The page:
Problems printing certain fonts with photopolymer

Hi all,

I’m not sure if it’s just a coincidence, but I seem to be having consistent problems when it comes to printing one particular font (Mrs Eaves Small Caps at 11pt, with tracking of 10pt) with photopolymer plates (KF152 on Boxcar base).

I tried a plate with a section of body text set in this font yesterday, with bad results - not crisp, slurring on certain characters (mainly at the ends of a line). Then this morning, with the exact same packing, ink etc, I tried another plate set in a different font (san serif), and got great results. I then tried another plate with a different font again (also sans serif) and also great results.

I then tried a fourth plate, also set in Mrs Eaves Small Caps 11pt and the same problem as what happened yesterday - smudging/slurring on particular letters and overall not crisp.

So it seems I am having problems printing plates with that particular font… but no idea why? Do certain fonts print better with photopolymer than others? If there is slurring/smudging on characters at the ends of a line of text, what does this usually mean?

Thanks in advance for the assistance!

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My thought is that it would be nothing to do with the font and Maybe the composition of your designs is different - your “problem” text might be the first thing your rollers hit - however on your “good” plates the rollers may have inked other areas of your design before hitting the text therefore depositing less ink on the text. Consider which way you layout your plate and see if that rectifies the problem. Remember that each design and its surface area as well as layout will give you different inked results.

This has nothing whatsoever to do with your problem, but I thought I would throw out this typographical tidbit. Mrs. Eaves is a digital typeface based on the original metal typeface Baskerville. Over a century ago the in-the-flesh Mrs. Eaves was John Baskerville’s mistress. So now you know how the name was derived.


Perhaps Mrs. Eaves has returned in spirit and has put a curse on John Baskerville and his fonts. Re-setting in Caslon might help alleviate your problem! Of course, John Baskervile spent most of his lifetime trying to improve on Caslon’s typeface, so we might run into … more … curses!

Miss C, try roller bearers on each side of your chase, this might solve your problem. Dick G.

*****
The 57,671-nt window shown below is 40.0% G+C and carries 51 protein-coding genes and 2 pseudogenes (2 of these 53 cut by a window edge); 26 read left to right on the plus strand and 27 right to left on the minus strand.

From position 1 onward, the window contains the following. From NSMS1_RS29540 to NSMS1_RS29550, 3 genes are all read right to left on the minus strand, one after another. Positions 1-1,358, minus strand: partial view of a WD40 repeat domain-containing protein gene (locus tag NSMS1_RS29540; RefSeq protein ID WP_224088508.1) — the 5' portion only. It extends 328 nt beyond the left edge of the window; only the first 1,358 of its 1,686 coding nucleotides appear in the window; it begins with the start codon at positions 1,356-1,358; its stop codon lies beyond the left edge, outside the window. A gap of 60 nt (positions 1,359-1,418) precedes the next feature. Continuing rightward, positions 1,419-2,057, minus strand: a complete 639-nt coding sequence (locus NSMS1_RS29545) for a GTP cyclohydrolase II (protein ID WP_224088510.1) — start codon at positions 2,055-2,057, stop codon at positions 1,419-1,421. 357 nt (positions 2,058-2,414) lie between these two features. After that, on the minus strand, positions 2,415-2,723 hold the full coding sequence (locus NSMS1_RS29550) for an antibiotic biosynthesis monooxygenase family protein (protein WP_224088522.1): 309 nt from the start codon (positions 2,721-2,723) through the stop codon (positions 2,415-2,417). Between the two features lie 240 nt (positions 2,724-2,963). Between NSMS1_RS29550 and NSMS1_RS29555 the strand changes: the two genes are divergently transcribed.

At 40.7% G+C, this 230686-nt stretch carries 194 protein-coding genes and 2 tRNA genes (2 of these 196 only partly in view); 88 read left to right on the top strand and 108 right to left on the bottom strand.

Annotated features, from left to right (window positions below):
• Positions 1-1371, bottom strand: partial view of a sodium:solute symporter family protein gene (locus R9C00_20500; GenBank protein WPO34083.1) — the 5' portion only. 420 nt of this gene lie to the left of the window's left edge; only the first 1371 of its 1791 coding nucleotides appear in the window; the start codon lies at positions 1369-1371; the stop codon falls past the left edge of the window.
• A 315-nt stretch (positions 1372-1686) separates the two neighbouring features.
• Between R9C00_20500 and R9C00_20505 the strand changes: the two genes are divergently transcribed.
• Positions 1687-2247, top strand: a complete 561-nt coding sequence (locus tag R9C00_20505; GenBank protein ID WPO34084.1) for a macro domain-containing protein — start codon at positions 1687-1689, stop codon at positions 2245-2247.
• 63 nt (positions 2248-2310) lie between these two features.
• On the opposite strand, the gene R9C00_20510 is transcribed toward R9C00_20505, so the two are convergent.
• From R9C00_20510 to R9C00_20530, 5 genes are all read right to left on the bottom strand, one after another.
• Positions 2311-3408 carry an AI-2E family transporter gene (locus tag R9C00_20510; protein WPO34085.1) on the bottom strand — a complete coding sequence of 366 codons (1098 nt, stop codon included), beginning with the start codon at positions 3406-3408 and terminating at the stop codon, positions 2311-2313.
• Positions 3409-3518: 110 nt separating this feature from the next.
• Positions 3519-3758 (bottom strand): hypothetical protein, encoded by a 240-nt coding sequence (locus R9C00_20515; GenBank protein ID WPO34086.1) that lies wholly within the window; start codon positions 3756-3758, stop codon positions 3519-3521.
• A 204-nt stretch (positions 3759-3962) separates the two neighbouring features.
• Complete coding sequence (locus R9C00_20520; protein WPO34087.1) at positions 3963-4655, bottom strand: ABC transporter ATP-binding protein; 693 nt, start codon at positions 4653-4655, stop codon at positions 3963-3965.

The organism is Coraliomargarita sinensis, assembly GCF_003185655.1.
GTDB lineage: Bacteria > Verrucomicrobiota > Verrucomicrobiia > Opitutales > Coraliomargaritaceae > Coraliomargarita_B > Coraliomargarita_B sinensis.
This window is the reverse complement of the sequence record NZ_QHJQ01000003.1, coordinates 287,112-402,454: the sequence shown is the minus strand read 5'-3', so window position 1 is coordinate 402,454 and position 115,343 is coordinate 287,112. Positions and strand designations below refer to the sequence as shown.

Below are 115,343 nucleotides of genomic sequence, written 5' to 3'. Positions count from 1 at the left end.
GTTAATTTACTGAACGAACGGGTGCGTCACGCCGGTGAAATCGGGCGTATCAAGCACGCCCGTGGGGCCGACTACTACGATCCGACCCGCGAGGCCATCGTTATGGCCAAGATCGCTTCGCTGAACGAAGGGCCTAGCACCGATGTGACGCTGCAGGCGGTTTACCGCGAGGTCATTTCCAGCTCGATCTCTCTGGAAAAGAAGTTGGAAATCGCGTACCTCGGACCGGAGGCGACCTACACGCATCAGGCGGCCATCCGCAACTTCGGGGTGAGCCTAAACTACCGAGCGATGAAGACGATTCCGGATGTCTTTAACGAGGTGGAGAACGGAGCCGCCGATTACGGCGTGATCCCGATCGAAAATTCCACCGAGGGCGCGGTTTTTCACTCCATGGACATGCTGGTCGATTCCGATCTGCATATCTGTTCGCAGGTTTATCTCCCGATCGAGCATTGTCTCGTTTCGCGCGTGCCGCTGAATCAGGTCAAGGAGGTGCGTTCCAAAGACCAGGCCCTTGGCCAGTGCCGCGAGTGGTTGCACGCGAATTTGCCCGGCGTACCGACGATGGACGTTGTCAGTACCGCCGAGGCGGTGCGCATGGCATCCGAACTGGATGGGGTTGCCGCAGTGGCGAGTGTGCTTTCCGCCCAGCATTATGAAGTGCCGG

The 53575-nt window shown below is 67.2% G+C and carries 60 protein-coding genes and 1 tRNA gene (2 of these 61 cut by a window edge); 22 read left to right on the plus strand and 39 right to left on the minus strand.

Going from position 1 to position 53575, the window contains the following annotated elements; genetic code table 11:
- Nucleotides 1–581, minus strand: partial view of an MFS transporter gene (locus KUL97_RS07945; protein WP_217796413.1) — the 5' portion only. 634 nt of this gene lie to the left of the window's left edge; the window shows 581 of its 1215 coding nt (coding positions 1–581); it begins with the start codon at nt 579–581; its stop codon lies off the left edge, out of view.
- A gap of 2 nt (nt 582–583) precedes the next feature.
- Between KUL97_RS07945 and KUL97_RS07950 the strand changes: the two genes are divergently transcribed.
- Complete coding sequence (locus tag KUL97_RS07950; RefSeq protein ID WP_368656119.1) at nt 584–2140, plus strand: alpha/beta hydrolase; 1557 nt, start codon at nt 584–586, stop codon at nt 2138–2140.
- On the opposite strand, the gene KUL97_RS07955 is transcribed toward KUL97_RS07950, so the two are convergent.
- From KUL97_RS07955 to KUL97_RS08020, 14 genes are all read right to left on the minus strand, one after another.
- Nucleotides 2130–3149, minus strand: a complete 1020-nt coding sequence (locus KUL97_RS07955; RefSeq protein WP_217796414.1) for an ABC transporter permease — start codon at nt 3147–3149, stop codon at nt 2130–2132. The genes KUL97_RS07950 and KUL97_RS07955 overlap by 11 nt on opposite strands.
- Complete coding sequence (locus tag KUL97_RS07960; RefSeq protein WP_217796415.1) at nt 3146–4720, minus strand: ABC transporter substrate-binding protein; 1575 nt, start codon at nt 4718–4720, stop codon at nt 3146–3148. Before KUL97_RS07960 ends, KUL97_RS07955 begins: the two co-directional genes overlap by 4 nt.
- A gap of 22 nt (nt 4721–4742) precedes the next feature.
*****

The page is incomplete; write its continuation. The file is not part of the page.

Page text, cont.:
miss c

It may be a printing problem but Emigre fonts tend not to print well letterpress. It has to do with the way they were designed, essentially without regard for, and even refutation of, traditional letterform construction. The way Baskerville produced his typefaces and the way Mrs Eaves was produced are worlds apart.


It’s really interesting to read all your comments, thanks so much for the assistance!

BespokePress, thanks for the tip about changing the layout of the plate - I will give this a go.

Just on this - is it generally okay to print a plate that, for example, has a landscape orientation, but to flip it on its side (so it is portrait) and so the rollers hit it from side to side, rather than from top to bottom? Does this normally make no difference to how it prints, or could it make some? I was thinking it would be better to mount and print the plate the same way as how the text/design on it is oriented, but not sure if this makes a difference, or if in theory I should be able to mount it in any direction on the base?

Good to know re Emigre fonts, if plates weren’t expensive I would do some experimenting. I’ve been having problems with Mrs Eaves Italic as well so perhaps it is true :(

Really appreciate the help!

In theory and in the perfect world, orientation of the plate is of no consequence. Any of the four ways will work for the printing. Orientation is most often arranged for the paper feeding.
We don’t live in the perfect and theoretical world. If the form is not exactly type high; if the rollers are not set just right; if the lock-up isn’t just right; if the inking is not right, your world is not perfect. The inking really has to be right or all the changes and cursing will do no good. If the inking is right, you might try changing the orientation. It is not a true problem solution, but it may alleviate a symptom and allow you to get the work through the press. The good printer learns to identify the cause and remedies the cause rather than try to work around symptoms.
If you change something and it works, give thanks and remember what you did, You will probably have to do it another day.

Thanks Inky, I will try experimenting with the orientation of the plate and see if I have better luck! Thanks for the advice :)